Some people call them mistakes. I like to call them unexpected outcomes.
It can be very frustrating when a drawing doesn’t turn out as planned. Why can’t I draw a straight line? Why isn’t the perspective right? The figures are flat. The colours are wrong. The ink has dripped onto the paper and now the sky is frowning.
Personally, I don’t think there’s anything wrong with this kind of creative struggle. Quite the opposite. I believe that unexpected outcomes are an essential part of the creative process. They’re an indication that we’re exploring possibilities, stretching ourselves and continuing to grow as artists.
You start with a blank piece of paper. You draw. After ten minutes (or an hour or a day), you’ve created something that NOBODY ELSE IN THE WORLD has created. Something new exists because of you. Okay, so it’s not what you imagined it would be and maybe you’re a bit disappointed. But sometimes, sometimes it takes your breath away. I did that? How did I do that? I wonder if I could do that again?
Sometimes the very thing that we didn’t intend is where the magic happens.
18 thoughts on “Unexpected outcomes, part one”
Thank God, as an artist we don’t have to draw a straight line!
We don’t HAVE to… but sometimes we may WANT to : )
I agree! Sometimes I feel like my drawing looks so darn crappy when I start. I have to keep telling myself that if I keep going, then it’ll start to look like something; just don’t give up. A lot of my drawings also end up stemming from very different ideas!
I’ve lost track of the number of drawings/paintings I’ve kept working on when I’ve felt like giving up… but then I feel sorry for them looking so awful and I keep going. A crappy beginning can be wonderfully liberating — if it can’t get worse, it can only get better : )
I love your philosophy Anna, you’ve inspired me to keep struggling….
Thank you, Jen. That means a lot to me… especially coming from someone so talented : )
I know exactly what you are saying. I can struggle along and then something magical happens. Animals are really that way for me – somewhere during the process they go from being a piece of art to having a soul – and I know exactly when it happens in every piece!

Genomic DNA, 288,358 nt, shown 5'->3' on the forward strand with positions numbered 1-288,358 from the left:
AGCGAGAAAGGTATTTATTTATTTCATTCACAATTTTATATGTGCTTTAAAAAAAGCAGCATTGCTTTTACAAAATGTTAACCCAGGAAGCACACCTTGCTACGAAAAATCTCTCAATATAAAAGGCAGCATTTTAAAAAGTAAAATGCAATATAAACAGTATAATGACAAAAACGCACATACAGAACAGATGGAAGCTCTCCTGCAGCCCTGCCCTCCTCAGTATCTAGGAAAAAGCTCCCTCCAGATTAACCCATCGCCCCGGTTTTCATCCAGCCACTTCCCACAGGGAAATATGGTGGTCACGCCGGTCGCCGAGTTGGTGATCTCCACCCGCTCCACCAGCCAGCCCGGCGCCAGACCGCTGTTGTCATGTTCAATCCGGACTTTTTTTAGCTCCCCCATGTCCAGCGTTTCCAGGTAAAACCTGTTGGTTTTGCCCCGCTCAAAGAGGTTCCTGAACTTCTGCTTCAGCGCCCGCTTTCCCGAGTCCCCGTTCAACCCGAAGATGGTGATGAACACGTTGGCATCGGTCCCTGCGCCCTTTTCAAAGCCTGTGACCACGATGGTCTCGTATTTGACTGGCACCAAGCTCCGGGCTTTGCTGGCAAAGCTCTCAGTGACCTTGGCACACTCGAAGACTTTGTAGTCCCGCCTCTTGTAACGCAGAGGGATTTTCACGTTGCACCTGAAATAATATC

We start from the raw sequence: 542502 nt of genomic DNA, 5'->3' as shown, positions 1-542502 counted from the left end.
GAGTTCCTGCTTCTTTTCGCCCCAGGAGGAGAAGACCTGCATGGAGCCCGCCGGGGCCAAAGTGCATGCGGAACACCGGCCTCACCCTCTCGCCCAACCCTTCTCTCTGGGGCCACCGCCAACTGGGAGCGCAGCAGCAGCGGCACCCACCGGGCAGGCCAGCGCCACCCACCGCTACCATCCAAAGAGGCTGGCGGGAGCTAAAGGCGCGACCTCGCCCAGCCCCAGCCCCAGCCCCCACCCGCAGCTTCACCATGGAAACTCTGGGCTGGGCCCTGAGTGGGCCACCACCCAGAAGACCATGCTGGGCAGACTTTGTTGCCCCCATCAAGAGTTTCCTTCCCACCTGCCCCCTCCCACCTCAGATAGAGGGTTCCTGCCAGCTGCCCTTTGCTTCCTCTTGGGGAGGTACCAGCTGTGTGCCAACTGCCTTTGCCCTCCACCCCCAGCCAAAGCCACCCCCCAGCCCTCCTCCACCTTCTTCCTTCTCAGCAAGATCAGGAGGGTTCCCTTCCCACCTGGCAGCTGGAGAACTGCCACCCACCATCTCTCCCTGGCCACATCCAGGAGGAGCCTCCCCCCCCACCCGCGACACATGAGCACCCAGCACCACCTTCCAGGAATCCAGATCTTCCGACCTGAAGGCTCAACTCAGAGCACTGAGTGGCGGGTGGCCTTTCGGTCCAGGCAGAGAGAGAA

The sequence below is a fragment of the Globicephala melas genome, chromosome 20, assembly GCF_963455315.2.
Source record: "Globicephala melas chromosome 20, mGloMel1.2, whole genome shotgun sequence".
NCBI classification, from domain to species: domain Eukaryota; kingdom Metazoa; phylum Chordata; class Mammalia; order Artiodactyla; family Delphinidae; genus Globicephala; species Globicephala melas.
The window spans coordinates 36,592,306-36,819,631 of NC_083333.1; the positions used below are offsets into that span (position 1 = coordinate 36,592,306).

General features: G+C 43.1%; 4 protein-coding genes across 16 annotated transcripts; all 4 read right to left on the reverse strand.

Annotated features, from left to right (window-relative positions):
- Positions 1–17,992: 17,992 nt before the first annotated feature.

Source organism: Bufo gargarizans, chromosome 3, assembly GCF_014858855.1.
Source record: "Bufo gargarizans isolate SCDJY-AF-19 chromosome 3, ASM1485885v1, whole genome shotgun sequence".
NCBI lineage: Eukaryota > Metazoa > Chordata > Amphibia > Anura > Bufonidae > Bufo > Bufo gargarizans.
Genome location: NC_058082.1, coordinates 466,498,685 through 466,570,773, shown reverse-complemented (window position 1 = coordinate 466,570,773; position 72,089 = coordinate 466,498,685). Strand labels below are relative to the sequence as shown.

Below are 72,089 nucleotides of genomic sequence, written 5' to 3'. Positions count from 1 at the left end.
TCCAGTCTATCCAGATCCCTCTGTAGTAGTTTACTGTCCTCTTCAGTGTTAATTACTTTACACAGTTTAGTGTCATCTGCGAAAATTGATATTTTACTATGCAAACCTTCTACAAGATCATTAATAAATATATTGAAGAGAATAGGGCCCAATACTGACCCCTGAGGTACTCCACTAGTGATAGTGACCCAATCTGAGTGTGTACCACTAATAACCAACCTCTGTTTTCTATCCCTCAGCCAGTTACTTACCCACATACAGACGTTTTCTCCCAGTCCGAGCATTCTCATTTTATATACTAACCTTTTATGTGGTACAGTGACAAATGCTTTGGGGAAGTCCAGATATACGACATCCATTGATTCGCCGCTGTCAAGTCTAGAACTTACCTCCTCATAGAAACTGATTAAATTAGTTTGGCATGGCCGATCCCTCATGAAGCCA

Embrace the happy accident 🙂
You are so right!! With every stroke we are learning; it’s a process! I’m sure all the great artists got great because they didn’t give up when they were dissatisfied with their work. Keep calm (no ear cut-offs like Van Gogh!) and carry on!
Keeping calm and carrying on is one of the things I do best ; )
Great things are discovered by mistake :). I can’t draw a straight line either.
I recall one time I was discussing a subject with another person, who asked me to draw it, as it seemed I wasn’t describing it too well! I said “oh, I can’t draw” and he said, go ahead anyway. As I kept describing, I was drawing, a simple black biro drawing, onto a scrappy piece of paper. It was squiggly, involved and, when I’d finished and looked at it, he gasped and said, ‘how Japanese’. I looked at it again and, yes, it reminded me so much of a lovely watercolour painting my mother bought when she was in Japan many years ago — of a monochromatic branch with leaves and fruit, small bits of colour, very involved. It resides on my bedroom wall. I guess I must have absorbed its style unconsciously and this was reflected in my drawing. I looked at my drawing again, I looked at the other person, and I said, “Yes, I quite like this! Thank you for making me draw!” 🙂
Drawing using the ‘absorption’ method! I love it : ) Do you still draw?
Still draw….No I don’t; photography does that for me! ‘Tho occasionally I may do a sribble/dawdle when I am on the phone… 😉
Spot on Anna . I have felt a lot of encouragement from you and your blog posts . Thank you 🙂
A wonderful thought, Anna. I’ve learned to become friends with what you call unexpected outcomes. Sometimes these surprises are frustrating, but other times they’re quite good. I really like what you wrote about something new existing after you’re done drawing. So true, so good. And a great reminder of this.